Marines with the 24th Marine Expeditionary Unit, or MEU, are slated to participate in one of the largest NATO exercises later this fall hosted by Norway, according to Marine officials.

The exercise, dubbed Trident Juncture, is one of the largest for NATO in more than a decade and will feature nearly 40,000 troops, over one hundred aircraft and dozens of allied ships — all in close proximity to the Russian border.

But the extent of the 24th MEU’s participation is currently unknown. Marine officials cited operational security concerns and would not provide any further details.

While a MEU participating in the large-scale NATO readiness exercise is not entirely a new concept — the 26th MEU was involved in Trident Juncture 2015 — the geographic focus this year on the Arctic high north in Russia’s backyard adds to an already tense affair.

The possibility of thousands of Marines with the MEU pouring into Norway and carrying out amphibious operations is likely to draw the ire and condemnation of Russia.

Norway’s decision over the summer to double the Marine rotational training footprint in the Scandinavian country to a paltry 700 was met with intense scorn from Moscow.

Russia decried the decision as a potential attack and warned of future consequence.

However, the MEU is not part of the Marine Corps’ rotational footprint in Norway — which is currently in its fourth iteration — but its presence in the Arctic country for Trident Juncture will surely be felt.

The Corps’ footprint in the European high-north is small albeit an important one.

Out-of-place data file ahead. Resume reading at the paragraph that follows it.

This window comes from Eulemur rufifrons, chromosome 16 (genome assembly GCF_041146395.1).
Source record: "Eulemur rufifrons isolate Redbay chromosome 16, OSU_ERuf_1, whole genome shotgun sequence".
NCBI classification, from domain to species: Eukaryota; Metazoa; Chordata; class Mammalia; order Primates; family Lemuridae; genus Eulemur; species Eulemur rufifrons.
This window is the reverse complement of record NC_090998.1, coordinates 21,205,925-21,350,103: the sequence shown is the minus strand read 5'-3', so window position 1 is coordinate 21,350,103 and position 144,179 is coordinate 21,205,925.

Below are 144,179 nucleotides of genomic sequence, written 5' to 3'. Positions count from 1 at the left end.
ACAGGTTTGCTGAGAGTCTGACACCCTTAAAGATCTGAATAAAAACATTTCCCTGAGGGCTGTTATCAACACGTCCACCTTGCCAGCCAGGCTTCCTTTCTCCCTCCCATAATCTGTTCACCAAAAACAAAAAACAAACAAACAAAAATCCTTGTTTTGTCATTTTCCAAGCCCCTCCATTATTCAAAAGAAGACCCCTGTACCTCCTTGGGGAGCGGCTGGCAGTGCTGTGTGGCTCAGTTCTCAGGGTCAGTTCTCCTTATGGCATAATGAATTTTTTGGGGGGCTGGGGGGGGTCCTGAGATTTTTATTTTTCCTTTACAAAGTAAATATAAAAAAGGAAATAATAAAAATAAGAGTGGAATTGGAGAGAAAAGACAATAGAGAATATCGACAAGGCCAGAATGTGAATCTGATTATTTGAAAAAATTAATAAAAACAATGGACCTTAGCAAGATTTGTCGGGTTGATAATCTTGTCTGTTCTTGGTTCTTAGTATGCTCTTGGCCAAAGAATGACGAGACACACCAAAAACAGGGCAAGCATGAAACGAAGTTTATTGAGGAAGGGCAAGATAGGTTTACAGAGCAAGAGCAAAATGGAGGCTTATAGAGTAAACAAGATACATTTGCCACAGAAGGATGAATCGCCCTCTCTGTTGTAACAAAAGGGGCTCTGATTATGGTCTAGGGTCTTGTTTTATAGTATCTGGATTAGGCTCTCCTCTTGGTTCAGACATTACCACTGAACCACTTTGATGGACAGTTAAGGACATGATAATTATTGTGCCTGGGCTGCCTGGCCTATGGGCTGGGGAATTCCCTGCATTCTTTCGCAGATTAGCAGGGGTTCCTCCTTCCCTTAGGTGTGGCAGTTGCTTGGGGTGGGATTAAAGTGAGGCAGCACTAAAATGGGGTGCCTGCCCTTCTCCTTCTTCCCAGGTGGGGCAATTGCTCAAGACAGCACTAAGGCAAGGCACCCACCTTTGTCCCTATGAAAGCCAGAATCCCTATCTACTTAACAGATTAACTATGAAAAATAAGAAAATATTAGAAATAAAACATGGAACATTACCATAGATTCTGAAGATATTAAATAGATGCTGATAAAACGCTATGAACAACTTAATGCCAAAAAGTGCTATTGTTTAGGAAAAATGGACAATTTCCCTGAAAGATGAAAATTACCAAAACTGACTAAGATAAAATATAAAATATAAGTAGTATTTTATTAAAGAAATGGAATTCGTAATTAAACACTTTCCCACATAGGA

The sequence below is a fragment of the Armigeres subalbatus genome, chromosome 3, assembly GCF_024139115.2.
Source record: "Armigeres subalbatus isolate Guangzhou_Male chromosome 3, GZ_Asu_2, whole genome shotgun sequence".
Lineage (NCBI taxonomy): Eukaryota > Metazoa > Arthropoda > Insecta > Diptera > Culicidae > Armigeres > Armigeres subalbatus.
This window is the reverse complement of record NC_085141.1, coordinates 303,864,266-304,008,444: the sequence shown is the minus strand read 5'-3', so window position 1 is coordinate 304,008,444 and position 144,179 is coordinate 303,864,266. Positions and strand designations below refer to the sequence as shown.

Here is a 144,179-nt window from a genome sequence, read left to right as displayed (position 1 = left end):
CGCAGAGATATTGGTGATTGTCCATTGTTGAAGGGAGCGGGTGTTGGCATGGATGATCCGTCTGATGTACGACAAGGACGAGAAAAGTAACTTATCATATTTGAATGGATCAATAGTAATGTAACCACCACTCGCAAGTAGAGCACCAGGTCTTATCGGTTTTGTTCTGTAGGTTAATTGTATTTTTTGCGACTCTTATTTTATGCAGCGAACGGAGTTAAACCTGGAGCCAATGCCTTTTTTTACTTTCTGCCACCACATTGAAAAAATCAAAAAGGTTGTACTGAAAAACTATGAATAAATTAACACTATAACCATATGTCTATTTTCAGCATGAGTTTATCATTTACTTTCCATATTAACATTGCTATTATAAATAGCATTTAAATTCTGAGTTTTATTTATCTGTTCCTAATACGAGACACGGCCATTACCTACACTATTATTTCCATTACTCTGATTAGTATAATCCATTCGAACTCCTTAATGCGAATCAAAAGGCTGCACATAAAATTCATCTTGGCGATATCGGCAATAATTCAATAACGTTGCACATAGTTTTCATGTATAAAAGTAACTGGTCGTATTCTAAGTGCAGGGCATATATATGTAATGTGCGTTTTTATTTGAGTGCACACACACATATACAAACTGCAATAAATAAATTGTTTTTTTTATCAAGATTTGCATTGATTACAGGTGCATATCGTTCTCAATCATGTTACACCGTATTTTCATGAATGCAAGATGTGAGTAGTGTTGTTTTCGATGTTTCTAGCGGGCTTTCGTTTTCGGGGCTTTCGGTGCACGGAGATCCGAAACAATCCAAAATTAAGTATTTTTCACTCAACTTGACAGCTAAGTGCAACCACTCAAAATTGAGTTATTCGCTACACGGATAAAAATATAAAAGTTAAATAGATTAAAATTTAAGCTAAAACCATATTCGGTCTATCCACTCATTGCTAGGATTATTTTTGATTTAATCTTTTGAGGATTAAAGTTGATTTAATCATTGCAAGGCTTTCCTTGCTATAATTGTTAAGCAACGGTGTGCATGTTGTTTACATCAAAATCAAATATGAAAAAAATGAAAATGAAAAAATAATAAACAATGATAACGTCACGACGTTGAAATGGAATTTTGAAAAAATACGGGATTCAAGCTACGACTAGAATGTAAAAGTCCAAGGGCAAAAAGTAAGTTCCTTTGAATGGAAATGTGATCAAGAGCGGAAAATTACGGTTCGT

The Marines have been carrying out extreme cold weather training in the region, yet their small numbers have also been important in building diplomatic and security relationships with two nonaligned countries, Finland and Sweden.

The two non-NATO member Nordic countries have slowly been increasing their security relationship with the U.S. following Russia’s invasion of Ukraine in 2014 and both are slated to participate in the upcoming Trident Juncture exercise.

In the spring, the Corps sent its main workhorse tank, the M1 Abrams, to Finland for the first time to participate in a large-scale armor and mechanized exercise known as Arrow 18. And currently a handful of Marines are training with their Swedish counterparts in raids and amphibious operations.

Swedish Marines and Marines with Marine Rotational Force-Europe board Swedish Combat Boat 90 (CB-90) during amphibious assault rehearsal during Exercise Archipelago Endeavor in Korso, Sweden, Aug. 30, 2018. (Sgt. Devin Andrews/Marine Corps)
Swedish Marines and Marines with Marine Rotational Force-Europe board Swedish Combat Boat 90 (CB-90) during amphibious assault rehearsal during Exercise Archipelago Endeavor in Korso, Sweden, Aug. 30, 2018. (Sgt. Devin Andrews/Marine Corps)

Analysts contend the Corps’ mission in the region is largely deterrence against any Russian military moves toward the Baltics and high north.

While the Corps’ presence is small, the Marine Corps has been storing gear in a series of caves known as the Marine Corps ­Prepositioning Program-Norway, or MCPP-N. The prepositioned gear can support a Marine Air-Ground Task Force comprised of an infantry battalion and requisite squadron air support, roughly the capabilities of a MEU.

That concept may be put to the test with the 24th MEU headed for Trident Juncture this fall.